Originally: Statement before House Western Hemisphere Affairs Subcommittee

Haiti testimony of a leading U.S. scholar and opinion-maker in the Democratic Party,

Arturo Valenzuela, former Latin America national security adviser to President Clinton.

From testimony to House Subcommittee on Western Hemisphere, September 28, 2005.

Followed by comment by James R. Morrell, executive director of Haiti Democracy Project, for this web page.

Finally, in Haiti the unwillingness of the administration to engage the daunting
problems of the island and its personal distaste for the elected leader contributed to the
severe deterioration of public order and the forced ouster of another elected president,
setting back the unfinished if limited progress that country made in struggling to establish
institutional order. When Haiti was overrun by rebels associated with the remnants of the
disbanded Haitian army, Secretary of State Colin Powell correctly argued that the
solution to the Haitian crisis required a respect for the constitutional order and the
legitimacy of its elected president. But the State Department?s efforts to mediate the
crisis were half-hearted at best and when the opposition refused to accept its terms the
administration made it clear that there would be no support for the beleaguered president
from the international community thereby encouraging his ouster in 2004. ?I am happy
he is gone. He?d worn out his welcome with the Haitian people,? proclaimed Vice
President Dick Cheney.
By turning its back on Haiti the administration also turned its back on the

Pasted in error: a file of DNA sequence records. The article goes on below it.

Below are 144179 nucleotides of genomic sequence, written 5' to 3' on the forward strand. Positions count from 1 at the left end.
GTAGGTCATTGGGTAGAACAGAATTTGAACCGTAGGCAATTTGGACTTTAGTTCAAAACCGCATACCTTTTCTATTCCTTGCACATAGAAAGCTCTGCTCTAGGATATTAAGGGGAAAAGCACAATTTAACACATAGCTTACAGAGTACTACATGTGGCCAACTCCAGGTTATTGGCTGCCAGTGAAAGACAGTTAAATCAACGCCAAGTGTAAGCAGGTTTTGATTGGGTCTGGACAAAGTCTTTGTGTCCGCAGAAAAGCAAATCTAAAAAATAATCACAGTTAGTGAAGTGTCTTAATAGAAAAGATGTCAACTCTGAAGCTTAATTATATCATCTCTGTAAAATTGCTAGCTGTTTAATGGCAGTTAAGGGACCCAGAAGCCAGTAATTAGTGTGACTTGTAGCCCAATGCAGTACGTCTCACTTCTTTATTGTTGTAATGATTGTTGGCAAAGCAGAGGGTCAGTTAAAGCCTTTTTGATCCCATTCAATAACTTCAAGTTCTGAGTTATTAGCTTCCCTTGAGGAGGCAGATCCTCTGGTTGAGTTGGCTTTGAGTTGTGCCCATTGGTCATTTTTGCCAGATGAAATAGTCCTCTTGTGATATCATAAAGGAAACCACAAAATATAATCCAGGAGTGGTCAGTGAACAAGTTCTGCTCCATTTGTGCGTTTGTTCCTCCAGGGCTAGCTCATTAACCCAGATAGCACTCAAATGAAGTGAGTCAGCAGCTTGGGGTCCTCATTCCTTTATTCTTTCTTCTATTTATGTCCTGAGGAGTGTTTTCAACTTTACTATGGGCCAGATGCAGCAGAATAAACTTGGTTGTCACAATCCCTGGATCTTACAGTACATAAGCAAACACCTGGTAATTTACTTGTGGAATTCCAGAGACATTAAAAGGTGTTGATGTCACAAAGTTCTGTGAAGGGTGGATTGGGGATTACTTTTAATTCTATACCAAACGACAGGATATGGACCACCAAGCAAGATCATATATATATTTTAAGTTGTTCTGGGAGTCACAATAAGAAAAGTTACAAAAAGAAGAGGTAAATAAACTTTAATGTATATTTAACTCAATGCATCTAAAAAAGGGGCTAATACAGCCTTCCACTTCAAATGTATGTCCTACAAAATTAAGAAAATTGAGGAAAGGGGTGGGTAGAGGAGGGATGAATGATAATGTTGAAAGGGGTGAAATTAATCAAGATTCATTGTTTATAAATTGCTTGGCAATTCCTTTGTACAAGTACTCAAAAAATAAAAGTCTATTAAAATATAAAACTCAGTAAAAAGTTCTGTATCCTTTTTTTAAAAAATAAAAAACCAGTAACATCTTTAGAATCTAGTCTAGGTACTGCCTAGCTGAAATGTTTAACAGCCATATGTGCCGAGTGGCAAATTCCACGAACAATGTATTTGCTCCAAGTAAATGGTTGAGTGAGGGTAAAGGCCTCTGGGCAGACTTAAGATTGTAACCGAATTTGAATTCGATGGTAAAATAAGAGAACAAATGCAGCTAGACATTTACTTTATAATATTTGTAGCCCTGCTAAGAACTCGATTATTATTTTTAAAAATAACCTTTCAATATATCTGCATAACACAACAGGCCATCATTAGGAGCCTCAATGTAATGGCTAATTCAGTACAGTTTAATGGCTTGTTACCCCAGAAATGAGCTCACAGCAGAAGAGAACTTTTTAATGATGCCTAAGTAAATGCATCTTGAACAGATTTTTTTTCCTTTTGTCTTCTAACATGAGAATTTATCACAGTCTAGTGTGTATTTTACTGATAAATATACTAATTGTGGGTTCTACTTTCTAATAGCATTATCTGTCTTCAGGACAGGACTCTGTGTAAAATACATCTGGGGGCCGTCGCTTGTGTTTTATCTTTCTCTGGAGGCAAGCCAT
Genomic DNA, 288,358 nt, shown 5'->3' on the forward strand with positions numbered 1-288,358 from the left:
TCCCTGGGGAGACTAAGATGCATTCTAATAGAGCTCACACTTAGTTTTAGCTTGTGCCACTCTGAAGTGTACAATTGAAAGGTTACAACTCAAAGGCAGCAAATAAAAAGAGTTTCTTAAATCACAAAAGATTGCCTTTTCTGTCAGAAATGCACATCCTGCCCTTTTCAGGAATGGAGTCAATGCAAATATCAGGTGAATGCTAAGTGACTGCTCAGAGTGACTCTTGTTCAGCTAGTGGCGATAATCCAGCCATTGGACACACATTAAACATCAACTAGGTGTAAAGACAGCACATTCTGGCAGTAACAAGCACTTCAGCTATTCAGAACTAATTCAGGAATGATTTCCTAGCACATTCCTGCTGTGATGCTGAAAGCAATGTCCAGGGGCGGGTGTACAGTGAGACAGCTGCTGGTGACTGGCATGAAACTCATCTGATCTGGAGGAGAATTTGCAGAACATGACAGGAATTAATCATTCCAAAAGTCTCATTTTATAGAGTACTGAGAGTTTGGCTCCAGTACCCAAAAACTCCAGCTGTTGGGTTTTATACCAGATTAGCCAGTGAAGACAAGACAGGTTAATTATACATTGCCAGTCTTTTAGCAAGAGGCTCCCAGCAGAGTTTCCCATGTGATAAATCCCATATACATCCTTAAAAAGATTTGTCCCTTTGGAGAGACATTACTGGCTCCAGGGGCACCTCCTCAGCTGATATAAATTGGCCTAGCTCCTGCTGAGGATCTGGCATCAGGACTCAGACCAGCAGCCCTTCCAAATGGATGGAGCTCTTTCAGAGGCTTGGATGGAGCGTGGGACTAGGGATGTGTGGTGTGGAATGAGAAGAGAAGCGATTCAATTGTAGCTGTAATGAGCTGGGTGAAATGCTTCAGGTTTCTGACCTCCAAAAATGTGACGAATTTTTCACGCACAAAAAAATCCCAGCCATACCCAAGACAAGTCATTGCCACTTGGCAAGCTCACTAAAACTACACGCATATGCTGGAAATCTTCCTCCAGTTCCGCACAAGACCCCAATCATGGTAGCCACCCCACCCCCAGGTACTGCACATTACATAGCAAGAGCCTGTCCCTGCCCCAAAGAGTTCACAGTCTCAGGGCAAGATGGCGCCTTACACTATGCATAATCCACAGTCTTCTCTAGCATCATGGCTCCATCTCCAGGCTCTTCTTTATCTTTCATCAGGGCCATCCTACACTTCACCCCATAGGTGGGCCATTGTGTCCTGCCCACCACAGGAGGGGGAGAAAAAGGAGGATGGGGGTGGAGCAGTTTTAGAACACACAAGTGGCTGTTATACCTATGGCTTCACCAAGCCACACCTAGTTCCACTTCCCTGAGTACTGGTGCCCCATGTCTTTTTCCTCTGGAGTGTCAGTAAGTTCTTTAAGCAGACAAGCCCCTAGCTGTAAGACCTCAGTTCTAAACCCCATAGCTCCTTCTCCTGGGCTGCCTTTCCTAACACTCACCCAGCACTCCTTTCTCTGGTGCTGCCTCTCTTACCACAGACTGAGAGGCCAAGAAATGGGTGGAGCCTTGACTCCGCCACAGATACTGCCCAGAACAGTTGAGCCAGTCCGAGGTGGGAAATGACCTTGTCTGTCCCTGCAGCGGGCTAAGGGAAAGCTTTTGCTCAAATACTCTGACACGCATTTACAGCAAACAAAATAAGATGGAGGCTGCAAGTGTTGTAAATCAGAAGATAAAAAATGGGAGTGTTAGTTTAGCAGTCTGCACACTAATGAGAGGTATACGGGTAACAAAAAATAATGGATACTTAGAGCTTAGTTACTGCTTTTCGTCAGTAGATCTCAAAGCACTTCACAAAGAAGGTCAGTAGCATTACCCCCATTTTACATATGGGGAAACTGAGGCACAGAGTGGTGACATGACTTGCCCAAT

Organization of American States and the efforts by other Caribbean states to mediate the
political conflict on the island. The departure of President Aristide and his replacement
with an ad hoc government rather than resolving the problems of the country only made
them worse. By encouraging the removal of a figure, however flawed and controversial,
who was the legitimate head of state and continues to command strong allegiance
Washington aggravated the polarization of the country and made more difficult the
restructuring of a semblance of institutional order.



It is one thing to make a mistake, another to cling to it to the very end in a vain attempt to redeem it. The attempt with Aristide was perhaps worth making, considering his 1990 electoral legitimacy and the bleak alternatives at the time, but once it had gone bad, the United States needed to move as quickly as possible to the sort of democratic transition, with U.N. assistance,  that is now being attempted. Optimally this should have been done under Clinton, and under the very able guidance of Arturo Valenzuela himself at the National Security Council! But at the very least, by the first years of the Bush administration. To wait, as did Bush, until the situation completely unraveled was to insure that the men with the guns would prevail. It also gave too much time for armed gangs to spread like a cancer into the fabric of a society that had been, at the popular level, one of the most peaceful in the world.

There is a valid critique of the Bush administration’s policy to be made, but Valenzuela has not made it here. His rejection of the struggling transition is very dangerous both for Haiti and for the capacity of the Democrats to assume a factually-based and morally sympathetic position. The example is not far to find. It is Bill Clinton himself during 1992-94.